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Japan compiles 1st white paper on support measures for ex-cons

  • December 21, 2018
  • , Kyodo News , 11:44 a.m.
  • English Press

The Japanese government released Friday its first white paper introducing employment and housing support measures for former inmates to prevent them from reoffending.

 

Another document on crimes released by the Justice Ministry the same day showed the proportion of elderly former inmates returning to prison was notably high in 2017, with many facing unstable prospects outside jail with little support from their families and difficulty in landing jobs.

 

The white paper said employment support staffers have been dispatched to 77 criminal facilities and 45 juvenile correctional institutions across Japan in the current fiscal year. These support workers interview inmates to assess their willingness to work and vocational aptitude.

 

Together with the labor ministry, the Justice Ministry offered employment support to 7,794 people in the year ended March 2018, of whom 3,152 found work.

 

The ministry is also accepting former inmates and people on probation with no homes to go or no one to turn to at more than 100 relief and rehabilitation facilities. There they are offered shelter, meals and consultation services.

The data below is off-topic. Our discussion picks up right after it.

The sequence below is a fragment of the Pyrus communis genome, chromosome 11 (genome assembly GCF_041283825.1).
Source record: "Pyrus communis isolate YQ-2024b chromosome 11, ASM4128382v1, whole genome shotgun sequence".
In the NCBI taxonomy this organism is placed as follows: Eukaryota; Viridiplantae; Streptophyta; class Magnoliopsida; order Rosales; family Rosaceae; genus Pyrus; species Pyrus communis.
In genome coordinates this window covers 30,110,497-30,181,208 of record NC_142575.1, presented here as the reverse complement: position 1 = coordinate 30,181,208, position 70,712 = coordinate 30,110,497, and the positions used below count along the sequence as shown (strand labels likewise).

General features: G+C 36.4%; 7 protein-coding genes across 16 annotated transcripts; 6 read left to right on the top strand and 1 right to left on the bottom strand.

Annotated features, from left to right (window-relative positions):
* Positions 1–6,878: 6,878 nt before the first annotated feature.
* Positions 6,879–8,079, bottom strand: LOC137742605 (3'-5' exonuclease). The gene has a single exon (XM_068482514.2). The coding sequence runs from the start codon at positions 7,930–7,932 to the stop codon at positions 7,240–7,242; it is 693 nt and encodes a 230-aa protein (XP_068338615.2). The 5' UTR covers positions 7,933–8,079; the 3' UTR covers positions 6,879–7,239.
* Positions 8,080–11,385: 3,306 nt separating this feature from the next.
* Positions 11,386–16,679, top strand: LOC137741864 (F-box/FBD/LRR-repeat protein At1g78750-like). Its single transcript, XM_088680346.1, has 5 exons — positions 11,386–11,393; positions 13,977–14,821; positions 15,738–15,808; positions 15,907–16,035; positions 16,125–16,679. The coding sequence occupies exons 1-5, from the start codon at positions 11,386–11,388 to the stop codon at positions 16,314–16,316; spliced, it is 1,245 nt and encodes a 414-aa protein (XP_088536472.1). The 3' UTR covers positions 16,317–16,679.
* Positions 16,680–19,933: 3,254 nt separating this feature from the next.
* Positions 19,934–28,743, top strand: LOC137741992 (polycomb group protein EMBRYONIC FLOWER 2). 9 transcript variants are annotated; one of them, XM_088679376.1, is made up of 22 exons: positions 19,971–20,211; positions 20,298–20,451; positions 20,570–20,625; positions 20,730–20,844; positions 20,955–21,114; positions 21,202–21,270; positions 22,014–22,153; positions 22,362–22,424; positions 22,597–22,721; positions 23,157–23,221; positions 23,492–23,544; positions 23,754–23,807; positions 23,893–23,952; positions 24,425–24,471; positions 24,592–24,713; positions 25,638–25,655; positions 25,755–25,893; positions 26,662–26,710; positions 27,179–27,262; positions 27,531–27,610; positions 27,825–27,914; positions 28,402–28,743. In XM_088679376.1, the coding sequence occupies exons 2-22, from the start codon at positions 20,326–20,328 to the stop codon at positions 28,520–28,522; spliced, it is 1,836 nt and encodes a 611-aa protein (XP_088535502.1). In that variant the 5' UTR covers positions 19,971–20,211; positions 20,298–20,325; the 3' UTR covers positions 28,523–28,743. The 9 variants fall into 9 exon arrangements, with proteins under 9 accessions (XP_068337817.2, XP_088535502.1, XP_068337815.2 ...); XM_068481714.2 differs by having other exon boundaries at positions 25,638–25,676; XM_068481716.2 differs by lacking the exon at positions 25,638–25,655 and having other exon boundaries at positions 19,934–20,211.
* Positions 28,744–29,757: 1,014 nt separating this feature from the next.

For elderly and disabled convicts, the ministry began implementing a program in the last fiscal year to support their return to society by collaborating with officials at local governments and welfare organizations.

 

The white paper was issued for the first time after the law to prevent ex-convicts from recommitting crimes took effect in December 2016. In the following year, the Cabinet of Prime Minister Shinzo Abe approved a package of 115 recidivism prevention initiatives.

 

In the separate report, the Justice Ministry said the total number of elderly convicts aged 65 or older declined 8.8 percent from a year earlier to 2,278 in 2017, but the proportion of elderly former inmates returning to prison was high compared with younger generations.

 

For men who entered prison in 2017, the proportion of convicts behind bars for the sixth time or more accounted for 14.4 percent among those under 65 years old, but it stood at 42.5 percent among the elderly. For women, the proportion of younger convicts in that category was 3.4 percent against 11.5 percent among the older.

 

The report also showed the number of female prisoners aged 65 or older rose 2.8 percent to 373 in 2017 from a year earlier. Their ratio among all female inmates stood at 19.7 percent, the highest since 1995.

 

The number of female convicts aged 70 or older marked a 12.3-fold jump from 1998.

 

Many of the women convicts committed theft, with 80.6 percent of those aged 65 to 69 and 89.3 percent of those aged 70 or older convicted of the crime.

 

The report pointed to the unstable living conditions elderly people face outside prison. In 2017, 44 percent of men who were released from prison after completing their sentences said they would not be staying at their own or their relatives’ homes, nor at welfare facilities. The figure stood at 17 percent for women.

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